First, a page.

The invisible library catalog

I posted this “vent” on LM_NET today:

Sigh….High School kids don’t know the library book catalog

Thanks for being a sympathetic audience.  Obviously, I will recover eventually and start doing more direct teaching on the concept.   Right now though, I am just shocked.  Of course, I know that non-fiction use is down.  I can even see most of it shifting to ebook format.  But still….

We just asked the following question at the beginning of 9th grade English research project:

If  you had to find a book in the library about the Middle Ages, how would you do that?

I am sad to say – NO ONE in the ENTIRE 9th grade knew that the correct answer was to go to the online catalog.

The answers I received in order of frequency were:

  1. Ask the librarian
  2. Ask the teacher
  3. Use the Dewey Decimal signs
  4. Start at the beginning of the non-fiction section and search till you find a book
  5. Go to google and search for the dewey decimal system

I tried modifying the question to:

If the entire library and teaching staff were to magically disappear, and you had to find a book in the library about the Middle Ages, how would you do that?

That did not help either.  It simply eliminated number 1 & 2 as an option.


My assistant and I have vowed to insist that the kids go to the catalog to find books – even when we know exactly where the book is located.  We are doing them no favor by helping too much.

10 thoughts on “The invisible library catalog

  1. LOL I want to see the other questions on the survey! I feel your pain as a high school librarian. How well I know this too. But take comfort in that you can always justify your job because you MUST teach students and faculty what the catalog is and how to use it to find books.

  2. Thanks. Being able to share our pain does help =)

    Of course, it might help if our catalogs were not SO boring and hard to search. How can our clunky catalogs hope to compete with Google?

  3. Ugh! All I can say is “Ugh!”

    Right after I read this post, I called my teenage daughter and asked her the same question. Can you guess what she said? “Ask the librarian.” (sobbing)

    As her mother, I am not much help because…I am her mother. She resists having me help her do better searches for information…simply because I am her mother and am so uncool I guess.

    Okay…now I am going to call and ask my son (who is in 9th grade)…let’s see if he answers correctly.

    His answer was somewhat better! “I’d go to the 900’s because that is the history section and I’d figure it out from there” after a slight pause he said, “Or I’d go to the OPAC.” !!!!!! (smiling a little more now)

  4. I am not sure why it doesn’t come up. I think maybe you have to register at my site to get your picture to come up. I don’t know how one would do that – but I will investigate.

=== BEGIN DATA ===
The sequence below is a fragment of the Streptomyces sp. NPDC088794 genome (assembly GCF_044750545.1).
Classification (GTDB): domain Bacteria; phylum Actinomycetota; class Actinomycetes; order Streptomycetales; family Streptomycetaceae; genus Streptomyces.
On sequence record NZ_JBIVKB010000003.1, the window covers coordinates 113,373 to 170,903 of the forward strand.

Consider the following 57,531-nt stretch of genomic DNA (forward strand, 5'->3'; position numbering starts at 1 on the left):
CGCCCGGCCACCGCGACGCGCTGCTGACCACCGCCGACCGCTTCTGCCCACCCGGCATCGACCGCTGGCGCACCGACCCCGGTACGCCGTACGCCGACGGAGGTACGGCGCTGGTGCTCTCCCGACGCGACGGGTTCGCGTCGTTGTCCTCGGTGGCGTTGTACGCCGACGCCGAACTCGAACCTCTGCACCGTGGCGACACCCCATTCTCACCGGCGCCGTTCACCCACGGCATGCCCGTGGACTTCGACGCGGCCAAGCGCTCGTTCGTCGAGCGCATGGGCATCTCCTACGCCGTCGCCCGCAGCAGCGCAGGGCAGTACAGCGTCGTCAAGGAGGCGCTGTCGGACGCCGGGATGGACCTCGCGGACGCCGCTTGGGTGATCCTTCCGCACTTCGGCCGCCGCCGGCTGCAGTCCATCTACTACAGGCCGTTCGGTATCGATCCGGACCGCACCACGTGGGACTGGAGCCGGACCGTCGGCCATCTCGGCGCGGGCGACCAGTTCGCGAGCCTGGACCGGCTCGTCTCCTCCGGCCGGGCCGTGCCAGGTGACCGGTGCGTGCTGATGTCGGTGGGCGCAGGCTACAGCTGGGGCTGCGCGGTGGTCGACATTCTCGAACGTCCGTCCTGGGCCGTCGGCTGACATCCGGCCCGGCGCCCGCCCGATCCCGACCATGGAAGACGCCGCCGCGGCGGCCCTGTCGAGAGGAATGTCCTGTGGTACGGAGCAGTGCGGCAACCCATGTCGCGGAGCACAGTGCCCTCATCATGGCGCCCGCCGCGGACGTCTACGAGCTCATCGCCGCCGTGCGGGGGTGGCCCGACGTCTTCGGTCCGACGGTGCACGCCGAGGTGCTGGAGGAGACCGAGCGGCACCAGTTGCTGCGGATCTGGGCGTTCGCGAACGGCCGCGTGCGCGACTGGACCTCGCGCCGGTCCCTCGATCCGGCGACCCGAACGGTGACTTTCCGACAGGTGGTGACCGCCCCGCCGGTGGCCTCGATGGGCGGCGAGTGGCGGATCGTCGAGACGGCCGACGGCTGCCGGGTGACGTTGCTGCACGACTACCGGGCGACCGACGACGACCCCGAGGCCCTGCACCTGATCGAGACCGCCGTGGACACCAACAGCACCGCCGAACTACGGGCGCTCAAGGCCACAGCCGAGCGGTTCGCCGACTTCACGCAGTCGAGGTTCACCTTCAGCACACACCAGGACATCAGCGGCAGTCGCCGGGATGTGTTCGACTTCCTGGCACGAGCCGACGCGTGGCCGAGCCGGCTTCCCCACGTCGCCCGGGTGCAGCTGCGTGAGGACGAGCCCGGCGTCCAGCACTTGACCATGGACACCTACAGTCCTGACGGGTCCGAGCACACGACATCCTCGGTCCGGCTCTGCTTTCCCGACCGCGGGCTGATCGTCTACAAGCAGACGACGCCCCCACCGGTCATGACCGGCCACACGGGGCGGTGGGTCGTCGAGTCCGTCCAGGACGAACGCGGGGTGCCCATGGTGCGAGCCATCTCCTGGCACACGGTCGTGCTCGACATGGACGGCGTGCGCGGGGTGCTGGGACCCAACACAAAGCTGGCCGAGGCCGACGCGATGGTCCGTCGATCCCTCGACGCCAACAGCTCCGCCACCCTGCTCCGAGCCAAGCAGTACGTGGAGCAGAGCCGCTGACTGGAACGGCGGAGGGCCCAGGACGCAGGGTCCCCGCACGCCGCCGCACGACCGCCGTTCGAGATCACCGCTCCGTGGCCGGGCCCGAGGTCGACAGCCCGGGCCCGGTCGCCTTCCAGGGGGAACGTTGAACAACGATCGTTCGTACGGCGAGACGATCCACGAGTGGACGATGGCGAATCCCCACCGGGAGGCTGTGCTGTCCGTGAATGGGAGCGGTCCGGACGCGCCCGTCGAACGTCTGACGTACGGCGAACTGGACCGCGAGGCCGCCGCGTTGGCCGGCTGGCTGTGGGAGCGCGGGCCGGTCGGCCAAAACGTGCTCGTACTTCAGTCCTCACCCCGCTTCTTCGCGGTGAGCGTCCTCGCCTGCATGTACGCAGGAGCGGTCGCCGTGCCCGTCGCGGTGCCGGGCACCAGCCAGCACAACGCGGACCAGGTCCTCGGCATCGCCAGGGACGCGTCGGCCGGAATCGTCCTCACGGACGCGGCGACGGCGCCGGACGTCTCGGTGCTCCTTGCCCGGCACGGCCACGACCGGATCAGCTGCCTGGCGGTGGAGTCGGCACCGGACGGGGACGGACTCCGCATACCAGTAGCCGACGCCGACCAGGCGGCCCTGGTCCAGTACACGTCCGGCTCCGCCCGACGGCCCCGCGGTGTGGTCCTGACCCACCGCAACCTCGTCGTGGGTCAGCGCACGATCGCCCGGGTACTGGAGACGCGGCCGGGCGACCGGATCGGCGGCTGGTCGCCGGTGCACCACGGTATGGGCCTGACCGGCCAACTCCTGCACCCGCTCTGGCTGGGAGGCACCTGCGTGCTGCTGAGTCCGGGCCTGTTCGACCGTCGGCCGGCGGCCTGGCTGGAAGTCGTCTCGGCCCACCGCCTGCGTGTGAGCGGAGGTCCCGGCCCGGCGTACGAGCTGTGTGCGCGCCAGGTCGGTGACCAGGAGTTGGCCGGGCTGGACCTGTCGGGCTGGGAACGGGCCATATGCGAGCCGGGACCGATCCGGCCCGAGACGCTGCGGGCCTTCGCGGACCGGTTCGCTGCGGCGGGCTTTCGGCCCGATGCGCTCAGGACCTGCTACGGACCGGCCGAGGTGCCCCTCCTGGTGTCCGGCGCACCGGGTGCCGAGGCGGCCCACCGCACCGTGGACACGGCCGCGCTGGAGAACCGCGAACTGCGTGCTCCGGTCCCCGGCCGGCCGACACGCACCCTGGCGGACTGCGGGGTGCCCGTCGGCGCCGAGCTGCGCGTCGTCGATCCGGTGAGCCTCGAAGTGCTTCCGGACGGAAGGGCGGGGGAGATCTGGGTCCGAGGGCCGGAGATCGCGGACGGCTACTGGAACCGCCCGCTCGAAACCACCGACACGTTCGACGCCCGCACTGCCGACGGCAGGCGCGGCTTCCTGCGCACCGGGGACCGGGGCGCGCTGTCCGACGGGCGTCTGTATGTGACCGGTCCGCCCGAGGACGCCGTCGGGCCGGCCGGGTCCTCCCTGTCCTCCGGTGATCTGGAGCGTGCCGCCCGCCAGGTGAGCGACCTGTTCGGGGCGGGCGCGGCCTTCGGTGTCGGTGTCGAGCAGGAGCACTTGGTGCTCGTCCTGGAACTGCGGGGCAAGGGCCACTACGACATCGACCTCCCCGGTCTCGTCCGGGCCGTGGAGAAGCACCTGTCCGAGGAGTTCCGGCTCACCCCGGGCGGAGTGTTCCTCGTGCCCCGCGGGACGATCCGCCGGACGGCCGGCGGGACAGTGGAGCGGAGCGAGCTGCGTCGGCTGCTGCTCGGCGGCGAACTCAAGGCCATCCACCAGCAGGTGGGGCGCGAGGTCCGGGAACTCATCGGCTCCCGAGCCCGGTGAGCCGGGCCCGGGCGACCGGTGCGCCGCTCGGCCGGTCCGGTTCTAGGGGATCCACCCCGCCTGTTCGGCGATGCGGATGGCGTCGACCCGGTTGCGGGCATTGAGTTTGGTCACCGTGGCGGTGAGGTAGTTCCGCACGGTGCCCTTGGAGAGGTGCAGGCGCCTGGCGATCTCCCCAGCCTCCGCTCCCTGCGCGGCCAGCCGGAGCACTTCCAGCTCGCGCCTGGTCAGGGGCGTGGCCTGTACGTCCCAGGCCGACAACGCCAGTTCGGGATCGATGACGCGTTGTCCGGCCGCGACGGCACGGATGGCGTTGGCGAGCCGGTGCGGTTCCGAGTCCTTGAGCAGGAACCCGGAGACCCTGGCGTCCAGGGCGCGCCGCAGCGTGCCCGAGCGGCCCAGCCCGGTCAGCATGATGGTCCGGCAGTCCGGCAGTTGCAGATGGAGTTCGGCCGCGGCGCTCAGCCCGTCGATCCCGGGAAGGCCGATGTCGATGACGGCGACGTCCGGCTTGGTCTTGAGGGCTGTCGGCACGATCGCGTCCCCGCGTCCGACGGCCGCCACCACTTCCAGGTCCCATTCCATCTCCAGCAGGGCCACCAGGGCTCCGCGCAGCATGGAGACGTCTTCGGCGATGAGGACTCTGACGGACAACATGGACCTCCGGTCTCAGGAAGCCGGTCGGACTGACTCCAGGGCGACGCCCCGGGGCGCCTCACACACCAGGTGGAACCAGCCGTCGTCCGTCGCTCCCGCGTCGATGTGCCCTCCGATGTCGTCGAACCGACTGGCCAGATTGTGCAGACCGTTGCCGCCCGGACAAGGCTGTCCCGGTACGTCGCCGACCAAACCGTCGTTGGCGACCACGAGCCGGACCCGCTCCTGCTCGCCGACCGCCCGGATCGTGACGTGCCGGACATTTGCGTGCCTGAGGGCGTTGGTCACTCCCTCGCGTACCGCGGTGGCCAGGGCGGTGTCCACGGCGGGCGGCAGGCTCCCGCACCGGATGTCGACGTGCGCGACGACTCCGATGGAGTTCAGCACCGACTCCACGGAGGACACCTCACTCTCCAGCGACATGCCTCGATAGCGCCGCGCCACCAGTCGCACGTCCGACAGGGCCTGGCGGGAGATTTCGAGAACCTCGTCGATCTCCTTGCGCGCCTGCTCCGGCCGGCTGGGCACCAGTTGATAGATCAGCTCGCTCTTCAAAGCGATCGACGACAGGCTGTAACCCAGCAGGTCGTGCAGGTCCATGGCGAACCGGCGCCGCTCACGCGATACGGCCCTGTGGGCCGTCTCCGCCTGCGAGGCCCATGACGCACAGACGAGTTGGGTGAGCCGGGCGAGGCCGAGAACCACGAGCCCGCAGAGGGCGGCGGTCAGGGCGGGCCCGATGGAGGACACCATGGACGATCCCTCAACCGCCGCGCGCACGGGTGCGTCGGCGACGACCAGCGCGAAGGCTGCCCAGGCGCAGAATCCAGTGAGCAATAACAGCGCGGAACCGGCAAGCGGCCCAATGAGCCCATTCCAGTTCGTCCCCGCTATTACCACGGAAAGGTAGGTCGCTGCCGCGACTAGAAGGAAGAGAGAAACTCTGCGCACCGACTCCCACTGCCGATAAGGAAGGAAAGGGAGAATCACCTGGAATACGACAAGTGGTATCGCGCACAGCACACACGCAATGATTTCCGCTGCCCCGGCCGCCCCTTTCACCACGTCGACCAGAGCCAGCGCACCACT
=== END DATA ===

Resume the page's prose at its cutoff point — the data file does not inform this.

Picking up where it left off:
5. I REALLY think the vendors have to get us a product that kids like. Our OPACS are HORRIBLE. Lack of money keeps us tied to the ones we have and lack of creativity on the part of vendors prevents them from producing a product with an inviting interface. The kids ask us. Maybe a good sign. It would appear they prefer our friendly helpful faces to our clunky, antique OPACS. And THERE’S a term that everyone can embrace – OPAC. UGH!

  6. I’m in a K-4 library and we are still using Follett Circulation Plus with the added module of Title Peek. Title adds a great deal of interest for our kids.

  7. Thanks for your comment. I keep hoping to some day get a better OPAC. I’ve seen many. Unfortunately none of them match what I would like to see. Titles would help – but I would like to see catalogs become interactive, allowing students to chat about books etc. But mostly – when it comes to information, teens want all internet, all the time. Over the next 10 years I anticipate my non-fiction section shrinking dramatically as I shift to online reference ebooks. Fortunately I still see a lot of strong readers devouring all the new fiction I can provide. So I expect the fiction section getting larger. It’s a changing world out there.

  8. I’m glad to see someone else with this problem. We finally have an online catalog and have advertised and taught it along with freshman orientation. The problem here is, we have no computers dedicated to just the catalog and won’t anytime soon. Faculty historically just come in and take the DVD’s they want and drop them off whenever without checking them out. It was a “new” concept when I came and asked they check them out. The Middle Ages question is irrelevant here- anybody looking up a book on that would be because they are restricted from the computer or the first month of the year when no one has signed the AUP. Even students looking for a fiction book, when told it is alphabetical according to author, don’t know where to look. Yes, this is high school.

  9. Thanks for your comment. For whatever reason – I just was not aware how bad things had become. I guess we just have to keep up the effort and never assume anything. And with inadequate equipment – it is especially challenging.

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